Retracing the Tracks of Dinosaurs Reveals Ecosystem the Size of a Continent





Researchers at McGill University are unlocking the mysteries of the little-known habits of dinosaurs in discovering that the entire western interior of North America was likely once populated by a single community of dinosaurs. According to a statistical analysis of the fossil record, dinosaurs were adept at coping with all sorts of environments, and not as restricted in their geographic ranges as previously thought.

The discovery was made by McGill Professor Hans Larsson and Matthew Vavrek, a PhD student at the University. Using data from the Paleobiology Database (http://www.paleodb.org/), they found that the difference in species between regions over North America was relatively low -- low enough to consider it a single homogeneous fauna. The finding is significant as it confirms that dinosaur ecosystems may have been as large as continents. The paper is published in the April 19 issue of the journal Proceedings of the National Academy of Sciences.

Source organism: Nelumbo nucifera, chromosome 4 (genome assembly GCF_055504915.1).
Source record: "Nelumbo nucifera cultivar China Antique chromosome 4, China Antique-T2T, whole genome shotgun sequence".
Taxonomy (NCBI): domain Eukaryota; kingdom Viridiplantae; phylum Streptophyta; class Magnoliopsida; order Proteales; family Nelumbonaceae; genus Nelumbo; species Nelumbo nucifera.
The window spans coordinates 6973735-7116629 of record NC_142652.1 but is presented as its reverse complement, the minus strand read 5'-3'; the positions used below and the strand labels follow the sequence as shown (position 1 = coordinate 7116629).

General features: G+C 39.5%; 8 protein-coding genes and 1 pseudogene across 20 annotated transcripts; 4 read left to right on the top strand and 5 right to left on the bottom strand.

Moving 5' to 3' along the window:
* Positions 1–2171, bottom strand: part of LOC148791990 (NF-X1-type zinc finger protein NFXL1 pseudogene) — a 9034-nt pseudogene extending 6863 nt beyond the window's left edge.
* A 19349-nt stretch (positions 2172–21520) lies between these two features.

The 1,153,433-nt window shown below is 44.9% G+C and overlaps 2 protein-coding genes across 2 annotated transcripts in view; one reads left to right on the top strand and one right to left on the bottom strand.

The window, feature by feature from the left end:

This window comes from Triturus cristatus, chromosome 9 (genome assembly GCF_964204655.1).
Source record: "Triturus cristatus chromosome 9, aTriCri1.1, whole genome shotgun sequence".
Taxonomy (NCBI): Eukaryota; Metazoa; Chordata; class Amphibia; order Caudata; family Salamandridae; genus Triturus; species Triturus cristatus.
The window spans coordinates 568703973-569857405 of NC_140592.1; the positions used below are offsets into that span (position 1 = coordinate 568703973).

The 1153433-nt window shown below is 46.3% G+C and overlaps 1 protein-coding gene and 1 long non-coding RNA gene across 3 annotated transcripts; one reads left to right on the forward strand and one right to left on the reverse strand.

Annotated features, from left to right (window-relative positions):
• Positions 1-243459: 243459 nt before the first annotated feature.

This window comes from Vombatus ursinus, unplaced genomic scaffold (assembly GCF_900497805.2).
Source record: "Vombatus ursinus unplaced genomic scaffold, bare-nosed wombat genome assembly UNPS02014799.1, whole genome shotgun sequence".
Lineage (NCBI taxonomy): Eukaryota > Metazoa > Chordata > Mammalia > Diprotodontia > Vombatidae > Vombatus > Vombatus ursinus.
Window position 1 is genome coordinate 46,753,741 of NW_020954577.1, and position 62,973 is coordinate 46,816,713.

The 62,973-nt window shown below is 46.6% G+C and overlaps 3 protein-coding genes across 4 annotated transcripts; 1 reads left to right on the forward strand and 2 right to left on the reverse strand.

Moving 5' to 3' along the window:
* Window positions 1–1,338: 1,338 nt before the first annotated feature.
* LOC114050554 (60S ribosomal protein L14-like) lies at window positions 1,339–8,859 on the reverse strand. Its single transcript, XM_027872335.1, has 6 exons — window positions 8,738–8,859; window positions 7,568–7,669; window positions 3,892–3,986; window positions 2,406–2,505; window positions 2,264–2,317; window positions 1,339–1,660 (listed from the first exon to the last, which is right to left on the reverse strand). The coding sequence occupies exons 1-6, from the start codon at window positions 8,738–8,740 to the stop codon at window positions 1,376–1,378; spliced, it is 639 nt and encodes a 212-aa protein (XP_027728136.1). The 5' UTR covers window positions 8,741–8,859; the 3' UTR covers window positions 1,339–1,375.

The McGill team zeroed in on alpha diversity, the number of species in an immediate area, versus beta diversity, which are the differences in species between two different areas. Their research shows low beta biodiversity among these dinosaurs with values comparable to species living in homogeneous climates today, but on smaller geographic scales.


comments powered by Disqus

Subscribe to our mailing list